The Democrats Abroad's Taxation Task Force today is unveiling a damning report on what life is like, from a financial and tax perspective, for the millions of American citizens who live overseas.
Recent U.S. government efforts to catch and deter tax evaders, money launderers and the like have had little impact on those engaged in such illegal practices, the report notes, but have made the financial side of American expats' lives more complex and costly "with each modifcation to the tax code," while at the same time making it increasingly difficult for them to open even a basic bank account for their routine household needs.
("Because U.S. law is enforced globally, foreign countries and their banking systems [now, since the introduction of such tax evasion-prevention laws as FATCA], react negatively toward U.S. citizens.")
The U.S. government's "punitive taxation of many forms of 'foreign' financial products," meanwhile, "renders Americans abroad unable to responsibly save and invest for their future, while American small-business owners abroad are unable to compete in local markets, due to being treated the same as multinational corporations under the [U.S.] tax code," the report points out.
Entitled Once Uncomfortable, Now Suffocating: A 2022 Update on Tax and Financial Access Issues of Americans Abroad, the 36-page report was almost two years in the making, and represents the work of more than 40 individuals, according to a DATTF spokesperson.
Many of its findings were derived from an online survey conducted earlier this year of almost 7,000 expats, which, the authors say, "was intended to be – and we believe, succeeded in being – non-partisan," owing to efforts aimed at reaching respondents outside of the Democratic Party network. (According to the report, 85% of those surveyed said they were Democrats Abroad members.)
The report, which the Dems Abroad Taxation Task Force is urging all expats (ie., not just Democrats) to share with their members of Congress (because they're "the ones with the power to change the tax laws") may be viewed and downloaded by clicking here.
The Democrats Abroad is the official organization for Democratic Party members who live overseas, and enjoys state-level recognition by the Democratic National Committee, where it has eight seats.
However, although it is invited to send a voting delegation to the party's national convention every four years, to participate in chosing the party's presidential candidate, as reported here in 2020, it typically struggles to get elected Democrats in Washington to formally take expat issues onboard.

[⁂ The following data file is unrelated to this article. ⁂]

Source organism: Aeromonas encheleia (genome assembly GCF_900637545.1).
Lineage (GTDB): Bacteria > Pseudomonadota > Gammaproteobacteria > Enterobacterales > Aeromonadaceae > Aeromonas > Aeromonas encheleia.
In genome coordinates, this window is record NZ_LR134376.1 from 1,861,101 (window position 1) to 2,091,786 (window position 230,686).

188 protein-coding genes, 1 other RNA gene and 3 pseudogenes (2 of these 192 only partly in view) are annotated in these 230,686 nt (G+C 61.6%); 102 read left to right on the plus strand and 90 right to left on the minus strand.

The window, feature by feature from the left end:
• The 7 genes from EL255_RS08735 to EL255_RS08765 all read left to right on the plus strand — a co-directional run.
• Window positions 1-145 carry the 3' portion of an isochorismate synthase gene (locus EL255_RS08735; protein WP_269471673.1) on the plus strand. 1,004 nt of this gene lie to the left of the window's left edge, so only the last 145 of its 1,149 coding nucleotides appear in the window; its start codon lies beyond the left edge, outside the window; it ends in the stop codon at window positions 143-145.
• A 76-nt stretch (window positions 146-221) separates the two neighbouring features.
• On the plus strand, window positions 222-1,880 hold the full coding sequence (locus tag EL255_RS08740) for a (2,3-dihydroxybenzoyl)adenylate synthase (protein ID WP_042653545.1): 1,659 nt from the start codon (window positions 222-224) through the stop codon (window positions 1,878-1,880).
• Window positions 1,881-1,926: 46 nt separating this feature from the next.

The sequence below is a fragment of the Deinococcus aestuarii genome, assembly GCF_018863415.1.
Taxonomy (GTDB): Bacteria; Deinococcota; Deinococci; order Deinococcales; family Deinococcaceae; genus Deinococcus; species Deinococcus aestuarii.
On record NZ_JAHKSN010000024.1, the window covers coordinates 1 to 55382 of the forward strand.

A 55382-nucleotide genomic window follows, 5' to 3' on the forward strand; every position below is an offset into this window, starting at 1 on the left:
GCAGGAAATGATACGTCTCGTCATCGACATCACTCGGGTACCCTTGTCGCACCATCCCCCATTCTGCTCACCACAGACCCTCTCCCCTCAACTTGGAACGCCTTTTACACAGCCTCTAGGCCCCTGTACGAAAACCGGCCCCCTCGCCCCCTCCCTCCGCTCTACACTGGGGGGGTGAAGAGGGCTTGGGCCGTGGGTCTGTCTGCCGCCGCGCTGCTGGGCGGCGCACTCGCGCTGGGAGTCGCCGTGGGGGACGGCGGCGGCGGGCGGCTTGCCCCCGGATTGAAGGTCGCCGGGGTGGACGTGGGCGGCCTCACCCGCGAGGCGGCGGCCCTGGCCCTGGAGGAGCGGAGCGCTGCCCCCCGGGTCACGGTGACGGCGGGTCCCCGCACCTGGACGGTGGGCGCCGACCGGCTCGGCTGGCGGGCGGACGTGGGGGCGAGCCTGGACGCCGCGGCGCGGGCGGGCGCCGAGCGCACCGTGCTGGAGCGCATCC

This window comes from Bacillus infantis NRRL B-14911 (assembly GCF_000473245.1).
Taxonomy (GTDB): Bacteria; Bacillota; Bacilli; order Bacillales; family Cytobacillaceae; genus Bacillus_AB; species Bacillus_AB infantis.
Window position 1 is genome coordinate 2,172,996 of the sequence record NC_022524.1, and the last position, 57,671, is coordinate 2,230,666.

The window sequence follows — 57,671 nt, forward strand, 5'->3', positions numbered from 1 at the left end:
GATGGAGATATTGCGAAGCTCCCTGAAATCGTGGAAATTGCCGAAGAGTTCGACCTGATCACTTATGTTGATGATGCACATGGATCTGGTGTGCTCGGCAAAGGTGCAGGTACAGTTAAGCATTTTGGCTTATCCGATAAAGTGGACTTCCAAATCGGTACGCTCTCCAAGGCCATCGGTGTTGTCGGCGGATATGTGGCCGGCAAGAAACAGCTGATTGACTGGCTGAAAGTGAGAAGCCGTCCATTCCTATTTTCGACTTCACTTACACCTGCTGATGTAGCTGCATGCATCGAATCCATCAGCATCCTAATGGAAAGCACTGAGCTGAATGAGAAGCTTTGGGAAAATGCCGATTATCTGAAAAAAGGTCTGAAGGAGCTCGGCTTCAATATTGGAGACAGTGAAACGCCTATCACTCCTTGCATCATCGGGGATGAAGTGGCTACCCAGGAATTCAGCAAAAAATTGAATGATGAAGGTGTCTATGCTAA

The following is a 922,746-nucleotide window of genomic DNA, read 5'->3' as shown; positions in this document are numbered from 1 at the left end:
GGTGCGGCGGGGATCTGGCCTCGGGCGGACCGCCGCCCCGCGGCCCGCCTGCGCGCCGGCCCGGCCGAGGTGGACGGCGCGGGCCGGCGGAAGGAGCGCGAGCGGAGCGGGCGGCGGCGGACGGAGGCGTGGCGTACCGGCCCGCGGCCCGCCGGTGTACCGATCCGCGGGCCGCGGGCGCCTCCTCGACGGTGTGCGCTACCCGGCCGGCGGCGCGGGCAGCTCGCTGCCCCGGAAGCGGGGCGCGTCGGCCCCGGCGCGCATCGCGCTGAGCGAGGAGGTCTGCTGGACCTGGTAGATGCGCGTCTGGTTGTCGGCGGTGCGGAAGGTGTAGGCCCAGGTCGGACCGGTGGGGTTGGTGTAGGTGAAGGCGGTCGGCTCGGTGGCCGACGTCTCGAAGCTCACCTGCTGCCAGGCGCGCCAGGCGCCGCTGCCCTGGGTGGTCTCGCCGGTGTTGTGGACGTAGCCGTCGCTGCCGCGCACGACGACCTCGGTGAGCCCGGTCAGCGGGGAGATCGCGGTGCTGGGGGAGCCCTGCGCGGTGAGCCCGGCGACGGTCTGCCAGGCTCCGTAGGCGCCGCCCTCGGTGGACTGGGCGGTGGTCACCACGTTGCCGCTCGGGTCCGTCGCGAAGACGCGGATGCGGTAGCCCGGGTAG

For this reason, DATTF officials, like other expat advocates, such as the American Citizens Abroad (ACA), frequently urge Americans abroad to regularly and forcefully make their views on key issues affecting expats known to their elected representatives (as the DATTF's call for expats to share its report with their members of Congress, mentioned above, indicates).
RBT seen key factor
in expat problems
As the ACA and other expat advocacy groups have been saying for years, many of the financial and tax problems American expats struggle with come down to the fact that the U.S. is one of the only countries in the world – and the only major nation – that taxes its citizens on the basis of their citizenship rather than residency. The tax problems for most American expats only really began to arise, though, after the Foreign Account Tax Compliance Act (FATCA) was signed into law in 2010, although it didn't come into force in 2014.
Most recently the focus of advocacy groups seems to be moving more and more in the direction of calling for the U.S. to move to join the rest of the world with a residence-based tax regime; in January of 2021, for example, a group of organizations and companies in the American expat space joined forces to launch what they called the Residence-Based Taxation Coalition, which had, and still has as its mission the persuading of U.S. lawmakers to move the U.S. to an RBT-based regime. The Democrats Abroad joined the group in October of 2021, and is still a member, according to the RBTC's website.
(Other current members include the American Citizens Abroad,the Association of Americans Resident Overseas (AARO), Americans Overseas, Bright!Tax; Dunhill Financial, the National Taxpayers Union, the Swiss American Chamber of Commerce, White Lighthouse Investment Management and the American International Club of Rome.)
The new DATTF report, however, doesn't include much on the subject of CBT vrs. RBT until the last page. Here, under the heading "Conclusions" it notes that "a system that taxes based on residency and source – similar to that of nearly every other country in the world – can be a solution.
"Congress should enact legislation to eliminate extraterritorial taxation, simplifying filing requirements, and exempting Americans abroad from FATCA and FBAR reporting."
A bit later, it adds, "Democrats Abroad will continue working to advocate for Congress to legislate a change in the tax code to tax based on residency and source, but Americans abroad should also contact their Members of Congress and tell them about the tax and financial-access problems they experience abroad, and – if they’re not sympathetic – vote for [candidates] who will be."
To read some of the other key points covered in the Democrats Abroad's report, click "next" in the green box below...
- Dems Abroad Taxation Task Force planning pro-RBT demo in DC on...Expat Tax Day!
- Federal appeals court decision temporarily halting Biden student debt relief plan interrupts expat access enabling efforts
- ICYMI: American Citizens Abroad highlights its recent findings on U.S. adoption of RBT
- Toronto lawyer Richardson to address CBT 'horrors' on 'FAIRtax Guys' weekly show tomorrow
- EU pushback on FATCA continues, as expats look for signs of commitment to their tax frustrations as election approaches